It has 22 liters(0.77 cubic feet) of under-seat storage and a liquid-cooled, 49cc fuel-injected engine. The Metropolitan only hits 40-42 mph, so it’s an urban commuter bike. The fuel capacity is only 1.2 gallons, but the estimated fuel efficiency is a crazy 117 mpg.
Moving up to 150cc gets you into the luxury scooter range. The Honda PCX is a luxury sport scooter with a top speed of a little over 70 mph.
That should let you get on some in-town highways, but not quite suited for interstate travel. Adding on the optional smart top box brings the storage capacity to a total of 65 liters (2.2 cubic feet). All this can be yours for around $4,000.
Both weigh in with engines in the 300cc range, and these scoots will cost you around $7,000. The Yamaha has more sportbike-inspired styling while the Vespa is styled like – well, a Vespa.
Considering the little Italian bike is what most people think about as a ‘scooter,’ it’s just classic.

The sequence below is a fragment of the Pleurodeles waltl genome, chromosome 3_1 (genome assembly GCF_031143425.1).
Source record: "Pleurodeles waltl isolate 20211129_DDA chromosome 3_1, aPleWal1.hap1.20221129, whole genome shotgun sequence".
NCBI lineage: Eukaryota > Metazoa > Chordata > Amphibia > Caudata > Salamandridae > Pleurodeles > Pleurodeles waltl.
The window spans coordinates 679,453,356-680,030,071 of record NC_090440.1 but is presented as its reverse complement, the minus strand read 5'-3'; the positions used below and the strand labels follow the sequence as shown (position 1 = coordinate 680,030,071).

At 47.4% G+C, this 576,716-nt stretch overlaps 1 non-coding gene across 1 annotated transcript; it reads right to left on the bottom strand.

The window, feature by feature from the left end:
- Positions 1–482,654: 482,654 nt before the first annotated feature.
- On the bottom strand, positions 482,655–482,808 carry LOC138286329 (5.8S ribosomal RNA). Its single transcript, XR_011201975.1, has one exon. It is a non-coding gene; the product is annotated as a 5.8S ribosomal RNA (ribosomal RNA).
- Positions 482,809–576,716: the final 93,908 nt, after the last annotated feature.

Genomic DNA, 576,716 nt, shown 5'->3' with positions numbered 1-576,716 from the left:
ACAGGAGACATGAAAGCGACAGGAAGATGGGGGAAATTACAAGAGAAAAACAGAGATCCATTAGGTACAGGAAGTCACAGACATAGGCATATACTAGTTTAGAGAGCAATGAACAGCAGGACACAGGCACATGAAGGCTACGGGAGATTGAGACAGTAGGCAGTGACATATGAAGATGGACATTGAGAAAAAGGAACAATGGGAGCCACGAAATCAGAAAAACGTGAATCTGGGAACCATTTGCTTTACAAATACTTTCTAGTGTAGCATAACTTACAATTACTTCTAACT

Like most entry-level vehicles – there is a large used market for scooters. You can pick up a two or three-year-old scooter for around $3000
The wave of the future, electric bikes, are primarily seen in the sportbike or naked bike categories.
These guys are fast with modern styling and an incredibly aggressive power to weight ratio.
Cost and range are two things that keep them from taking the world by storm. Today’s most electric bikes are special orders except for the Zero Motorcycle company and the LiveWire (surprisingly owned by Harley-Davidson.)
The Zeroes and the LiveWires all look like naked bikes, and both run in the $20,000 plus range.
You can order a Lightning LS-218 superbike if you don’t mind waiting. It has a top speed of 218 mph and has a 100-mile range at average highway speeds.
It also costs almost $47,000 with a 20 kWh battery pack. So obviously, maximum performance also has a maximum price tag.
If you don’t mind slightly older technology, used Zero Motorcycles cost around $10,000 if you can find one.
The technology on these is changing fast yet is still relatively new, so the used market is not well developed yet, and I fully expect that to change in a few years.
You can save a lot by buying a used bike.
The tricky part is not buying someone else’s problems. Buying a motorcycle from an honest seller is undoubtedly more straightforward. However, you still have to ask the right questions and know enough about motorcycles to spot potential discrepancies in the sellers’ answers.